Adebayo Adelabu, Nigeria’s Minister of Power, has stressed the need to create an improved partnership between the public and private sectors to address critical issues in the Nigerian power sector.
The minister who made the call at the just concluded 2023 annual strategic international conference of the Association of Energy Correspondents of Nigeria (NAEC), noted that the numerous challenges in the power sector have led to frequent power outages, fluctuations in electricity generation, and in some cases complete grid collapse.
The minister who was represented at the NAEC Conference by Nosike E.N, the Director of the transmission services department, said that the government has set an ambitious target to generate about 30,000 megawatts (MW) of electricity by 2030 with renewable energy contributing 30 percent to Nigeria’s energy mix.
However, he acknowledged that Nigeria’s current power sector infrastructure cannot effectively generate the much-needed electricity for the country.
He said that the reason for this is that Nigeria currently has a low power generation, transmission, and distribution capacity of about 5,625MW, 8,500MW, and 8,425MVA respectively, which are inadequate to even reach the targeted power generation of 20,00OMW in the short-term.
Adelabu expressed serious concerns over these issues, noting that the power sector is faced with multiple challenges which also comprise insufficient generation capacity, tripping of transmission lines, vandalisation of power infrastructure, high frequency due to low demand for power, and ageing infrastructure.
Speaking specifically on the challenges and government interventions, the minister said that the insufficient power generation in Nigeria is due to outdated power plants, underinvestment in new generation infrastructure, and over-reliance on fossil fuels such as gas/steam and diesel.
“The interruption in electricity supply is a result of sudden outage in the transmission line which may be as a result of overloading, overheating of insulation, and faulty substation equipment.
“Vandalisation of power infrastructure is a significant challenge in Nigeria’s Power Network. Criminal elements, sometimes intentionally damage power lines, transformers, and other equipment associated with low levels of surveillance and security on all electrical infrastructures.
“High frequency due to low demand for power is often referred to as “over-frequency” or “over generation” and it occurs when the power supply exceeds the demand on the grid. Its effect can be felt in the Overloading of Generators and Transformers, Loss of Synchronisation, and Frequency Instability. When the frequency goes up, the machine output reduces, and vice versa,” he said.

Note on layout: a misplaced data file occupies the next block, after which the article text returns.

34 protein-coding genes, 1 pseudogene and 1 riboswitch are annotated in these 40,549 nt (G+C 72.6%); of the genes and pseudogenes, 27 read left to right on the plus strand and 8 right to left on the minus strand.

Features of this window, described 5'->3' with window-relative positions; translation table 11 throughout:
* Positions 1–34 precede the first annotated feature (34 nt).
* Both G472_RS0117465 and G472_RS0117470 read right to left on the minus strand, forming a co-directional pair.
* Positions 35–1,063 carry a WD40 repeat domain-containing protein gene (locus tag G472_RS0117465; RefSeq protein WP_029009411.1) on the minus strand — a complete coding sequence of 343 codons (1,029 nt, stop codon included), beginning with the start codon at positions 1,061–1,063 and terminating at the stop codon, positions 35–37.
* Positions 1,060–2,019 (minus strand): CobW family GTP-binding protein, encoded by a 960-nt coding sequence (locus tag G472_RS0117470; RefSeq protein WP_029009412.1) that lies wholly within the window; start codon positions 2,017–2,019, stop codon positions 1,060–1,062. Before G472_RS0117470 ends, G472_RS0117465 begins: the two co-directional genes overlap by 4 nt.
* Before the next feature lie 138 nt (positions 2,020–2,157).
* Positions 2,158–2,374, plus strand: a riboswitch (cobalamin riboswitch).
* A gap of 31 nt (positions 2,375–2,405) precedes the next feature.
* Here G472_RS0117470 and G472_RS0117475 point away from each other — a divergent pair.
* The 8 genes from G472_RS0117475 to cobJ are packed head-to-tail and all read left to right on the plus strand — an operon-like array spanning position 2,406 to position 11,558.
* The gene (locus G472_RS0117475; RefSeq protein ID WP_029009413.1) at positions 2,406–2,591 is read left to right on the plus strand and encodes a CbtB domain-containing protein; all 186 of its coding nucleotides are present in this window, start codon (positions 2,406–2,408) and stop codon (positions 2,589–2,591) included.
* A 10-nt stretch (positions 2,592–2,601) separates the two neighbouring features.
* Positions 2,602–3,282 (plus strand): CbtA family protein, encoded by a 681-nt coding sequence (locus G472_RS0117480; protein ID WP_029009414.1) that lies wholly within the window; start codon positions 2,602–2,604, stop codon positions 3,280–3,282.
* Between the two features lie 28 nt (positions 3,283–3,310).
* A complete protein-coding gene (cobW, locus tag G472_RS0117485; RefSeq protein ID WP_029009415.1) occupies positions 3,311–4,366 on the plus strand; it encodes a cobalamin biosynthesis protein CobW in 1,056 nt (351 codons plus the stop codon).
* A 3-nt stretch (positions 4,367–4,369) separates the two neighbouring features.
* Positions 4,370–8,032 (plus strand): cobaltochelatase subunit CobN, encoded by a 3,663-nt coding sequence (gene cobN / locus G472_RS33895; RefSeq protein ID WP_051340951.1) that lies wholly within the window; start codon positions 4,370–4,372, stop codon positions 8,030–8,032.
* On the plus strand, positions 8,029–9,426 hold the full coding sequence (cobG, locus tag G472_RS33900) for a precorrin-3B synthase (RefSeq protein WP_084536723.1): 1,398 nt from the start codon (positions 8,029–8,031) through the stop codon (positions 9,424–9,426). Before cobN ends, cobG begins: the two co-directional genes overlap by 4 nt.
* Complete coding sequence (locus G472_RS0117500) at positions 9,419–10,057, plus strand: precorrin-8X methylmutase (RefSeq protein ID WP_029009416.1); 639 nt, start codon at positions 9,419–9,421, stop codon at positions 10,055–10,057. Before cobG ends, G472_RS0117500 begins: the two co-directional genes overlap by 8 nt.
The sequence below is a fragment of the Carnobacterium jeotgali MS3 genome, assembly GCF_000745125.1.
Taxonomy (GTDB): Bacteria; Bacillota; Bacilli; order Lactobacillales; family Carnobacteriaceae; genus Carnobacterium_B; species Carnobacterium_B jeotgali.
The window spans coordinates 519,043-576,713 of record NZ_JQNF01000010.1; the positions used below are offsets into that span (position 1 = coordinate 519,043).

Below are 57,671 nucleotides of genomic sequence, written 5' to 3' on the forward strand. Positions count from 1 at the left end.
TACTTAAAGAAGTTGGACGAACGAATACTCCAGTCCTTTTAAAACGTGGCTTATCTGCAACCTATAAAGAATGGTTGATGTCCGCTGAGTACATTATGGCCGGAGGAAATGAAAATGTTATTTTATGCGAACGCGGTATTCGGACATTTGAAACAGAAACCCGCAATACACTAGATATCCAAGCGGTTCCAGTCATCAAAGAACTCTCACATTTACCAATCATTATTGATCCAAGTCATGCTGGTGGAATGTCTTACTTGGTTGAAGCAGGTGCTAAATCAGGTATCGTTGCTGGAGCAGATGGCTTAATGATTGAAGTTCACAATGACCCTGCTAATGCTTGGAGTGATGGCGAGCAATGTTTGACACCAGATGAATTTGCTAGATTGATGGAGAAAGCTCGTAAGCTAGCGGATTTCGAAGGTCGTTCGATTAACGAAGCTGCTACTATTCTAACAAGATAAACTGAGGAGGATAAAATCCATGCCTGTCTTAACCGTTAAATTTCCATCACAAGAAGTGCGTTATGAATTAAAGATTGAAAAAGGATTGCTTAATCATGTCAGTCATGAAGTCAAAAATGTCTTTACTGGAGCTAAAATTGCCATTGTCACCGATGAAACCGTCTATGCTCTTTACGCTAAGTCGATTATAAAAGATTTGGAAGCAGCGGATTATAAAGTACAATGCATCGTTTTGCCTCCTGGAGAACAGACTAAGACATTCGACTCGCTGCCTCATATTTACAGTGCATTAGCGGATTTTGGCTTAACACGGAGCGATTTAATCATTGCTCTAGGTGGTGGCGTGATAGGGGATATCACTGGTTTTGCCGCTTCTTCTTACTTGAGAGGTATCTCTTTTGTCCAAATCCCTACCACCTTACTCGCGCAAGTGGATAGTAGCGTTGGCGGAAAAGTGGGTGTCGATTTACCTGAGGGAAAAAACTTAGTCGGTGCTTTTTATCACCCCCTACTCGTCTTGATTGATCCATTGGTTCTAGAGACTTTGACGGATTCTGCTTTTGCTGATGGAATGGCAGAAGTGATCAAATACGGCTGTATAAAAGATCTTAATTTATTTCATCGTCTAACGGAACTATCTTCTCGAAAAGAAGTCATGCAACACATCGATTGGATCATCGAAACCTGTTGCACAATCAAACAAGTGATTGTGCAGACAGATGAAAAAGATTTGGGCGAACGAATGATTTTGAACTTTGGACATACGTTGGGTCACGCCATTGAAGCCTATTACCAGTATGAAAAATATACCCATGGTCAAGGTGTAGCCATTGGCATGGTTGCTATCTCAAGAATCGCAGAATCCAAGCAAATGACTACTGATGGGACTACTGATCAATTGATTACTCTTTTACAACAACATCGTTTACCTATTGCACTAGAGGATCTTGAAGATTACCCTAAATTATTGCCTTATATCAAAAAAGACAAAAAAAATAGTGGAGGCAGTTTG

According to him, when power systems infrastructure has exceeded its expected lifespan, it needs repair, rehabilitation, or replacement. “Ageing power network infrastructure can lead to increased failure rates and reduced reliability without adequate maintenance and system upgrades.
“These issues have had far-reaching consequences on the nation’s development, and as such, may risk losing potential investors.”
To address these challenges, he said there is a need for the government and private to collaborate on developing a strategic approach to upgrade and modernise the electricity transmission infrastructure to fully realise the anticipated benefits of privatising the power sector.
Speaking further, he said, “Nigeria needs about $262 billion in investment to meet the expansion needs of the power sector by 2030.”
On the government side in terms of providing an enabling environment to attract investment, he said the Federal Government approved the ‘Electricity Act 2023’ to attract the required private sector investment to bridge the huge deficits of electricity demand and supply.
The Electricity Act 2023, endorsed by President Bola Ahmed Tinubu, enables the States, companies, and individuals to generate, transmit, and distribute electricity.
He highlighted that going forward, “The Federal Government would no longer provide sovereign guarantee between investors and organisations. This procedure would enhance accountability and responsibility between both parties.
“Contract financing should be encouraged. The contract financing should be between the investor and the organisation. For instance, if somebody wants to invest in the transmission of electricity today with the Transmission Company of Nigeria(TCN), it should be between the investor and the TCN.
“What we see in Nigeria is that the Federal Government provides a sovereign guarantee, assuring the investor that the money will not be lost, and that provides a situation where the investor and the organisation relax because they know that the government will pay.
“For now, we have proposed a situation where the investor and the leader will be committed to ensuring that the project works and payments will be from the proceeds of that project.
“There should be a gas power policy. The policy on gas to power should be adequately streamlined. A concerted effort should be made at the relation of Nigerian currency to foreign currency,” he said.
Adelabu added that Nigeria can overcome all these challenges if there is an improved public and private sector collaboration, while the government is working on providing an enabling environment for ease of doing business in the power sector.